But if you don't like it, fork it! It's OSS after all.
What's less clear and that I feel needs clearing up: When they say "drop support" for the older OS, does that just mean that the newer versions wont work on it, or that they'll stop patching the old ones? If the former, big deal. Run an old system, don't get full features. If the latter then it's a bigger issue that may need addressing. Dropping patching for a 4 year old os, is not a good plan!
...But a slight defence of Microsoft.
Yes, you are only going to be allowed three apps running at a time, but:
This does not include: antivirus, cmd, tskmgr, "Widgets" or (most importantly imo) explorer windows.
You can have as many copies of one program open as you want. e.g. 5 MSN windows, Three firefox windows and Microsoft office.
I'd still never use it, especially not with the plethora of designed-for-netbook Linux distros being released. But I feel people should not laugh at Microsoft's idiocy without knowing the facts. They should learn the facts THEN laugh at MSs idiocy!
1. In the event that a machine breaks (And printing incorrect slips counts as breaking!), this is reported to the officials *without* revealing your vote, and you are given a paper ballot. All ballots at this polling station are then manually counted. As everyone has voted by paper as well as electronically, all votes are still counted. Yes you could force a manual count, but the result would be the same.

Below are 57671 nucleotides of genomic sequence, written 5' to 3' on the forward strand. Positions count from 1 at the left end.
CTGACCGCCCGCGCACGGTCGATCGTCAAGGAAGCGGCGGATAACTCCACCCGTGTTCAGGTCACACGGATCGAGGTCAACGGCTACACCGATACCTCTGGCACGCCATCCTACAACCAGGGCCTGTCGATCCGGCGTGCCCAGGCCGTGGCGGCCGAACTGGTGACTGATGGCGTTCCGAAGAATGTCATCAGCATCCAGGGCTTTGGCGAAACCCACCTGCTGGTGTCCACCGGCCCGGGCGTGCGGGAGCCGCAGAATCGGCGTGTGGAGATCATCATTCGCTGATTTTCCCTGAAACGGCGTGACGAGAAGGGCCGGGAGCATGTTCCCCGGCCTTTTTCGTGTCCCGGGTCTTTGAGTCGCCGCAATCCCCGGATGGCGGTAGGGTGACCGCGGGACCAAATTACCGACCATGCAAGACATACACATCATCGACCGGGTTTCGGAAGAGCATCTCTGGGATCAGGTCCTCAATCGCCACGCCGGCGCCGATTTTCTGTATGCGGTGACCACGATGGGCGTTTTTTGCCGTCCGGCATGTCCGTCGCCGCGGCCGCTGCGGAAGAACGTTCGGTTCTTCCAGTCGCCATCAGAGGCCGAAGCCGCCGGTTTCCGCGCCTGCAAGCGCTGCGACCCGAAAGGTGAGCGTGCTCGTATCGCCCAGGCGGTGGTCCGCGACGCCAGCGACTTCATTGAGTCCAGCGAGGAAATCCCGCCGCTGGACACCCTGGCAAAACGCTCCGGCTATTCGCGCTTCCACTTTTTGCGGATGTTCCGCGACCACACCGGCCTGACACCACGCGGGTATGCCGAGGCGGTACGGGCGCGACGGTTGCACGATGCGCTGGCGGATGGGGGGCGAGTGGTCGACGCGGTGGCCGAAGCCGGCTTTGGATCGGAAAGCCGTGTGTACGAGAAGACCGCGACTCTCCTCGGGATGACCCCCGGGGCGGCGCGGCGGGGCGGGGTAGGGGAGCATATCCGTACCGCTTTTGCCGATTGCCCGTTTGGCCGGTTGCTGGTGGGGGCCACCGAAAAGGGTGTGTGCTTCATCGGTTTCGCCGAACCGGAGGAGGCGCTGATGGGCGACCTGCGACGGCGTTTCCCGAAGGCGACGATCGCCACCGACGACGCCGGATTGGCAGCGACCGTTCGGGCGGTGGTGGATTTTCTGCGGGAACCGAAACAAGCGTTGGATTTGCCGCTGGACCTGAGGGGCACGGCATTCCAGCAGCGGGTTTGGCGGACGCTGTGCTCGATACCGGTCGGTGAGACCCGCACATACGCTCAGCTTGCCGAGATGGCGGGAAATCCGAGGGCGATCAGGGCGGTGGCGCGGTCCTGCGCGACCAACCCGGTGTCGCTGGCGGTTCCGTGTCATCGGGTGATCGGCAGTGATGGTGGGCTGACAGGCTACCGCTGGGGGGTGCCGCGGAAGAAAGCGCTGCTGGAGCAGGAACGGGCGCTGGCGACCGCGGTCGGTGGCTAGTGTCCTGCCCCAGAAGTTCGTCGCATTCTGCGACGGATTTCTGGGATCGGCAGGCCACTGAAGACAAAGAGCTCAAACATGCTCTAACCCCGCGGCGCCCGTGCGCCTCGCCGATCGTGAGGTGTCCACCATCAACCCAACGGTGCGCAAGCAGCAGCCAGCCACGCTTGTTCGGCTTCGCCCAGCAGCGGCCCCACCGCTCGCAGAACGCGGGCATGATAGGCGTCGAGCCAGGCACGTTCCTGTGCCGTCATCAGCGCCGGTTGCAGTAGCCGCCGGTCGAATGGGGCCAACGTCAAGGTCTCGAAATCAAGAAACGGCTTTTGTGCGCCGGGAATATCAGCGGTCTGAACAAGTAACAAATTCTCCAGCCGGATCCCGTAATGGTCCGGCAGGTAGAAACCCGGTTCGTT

2. So what if you do? If that ballot box isn't checked, your vote will be counted. If it is checked, a manual count will be performed, and you will have lost your vote. The only effect, apart from causing mass-recounting is to hinder your own agenda.
3. Tampering is irrelevant. If any large scale tampering is performed, it will be caught by the random sweeps, and the election would be reverted to a paper count. (This is not to say stringent methods shouldn't be put in place to protect them, there are several possible methods which would achieve this, but tampering would not affect the outcome.)
4. See above.
5. You can still follow the 10% ballot checking. If the random sample tallies up 100% with the electronic result, then the likelihood of tampering is low. Add in a rule that any party can force a full manual count if they are willing to pay for it (with a full refund being offered if any discrepancy is found) and the loss of accounting is low to none.
None of your examples above have a decent chance of affecting the outcome of an election, apart from removing your ballot paper. Apart from the fact the only person hindered there is yourself, you can already do this in the manual system today, throwing the result into doubt because the vote count is off.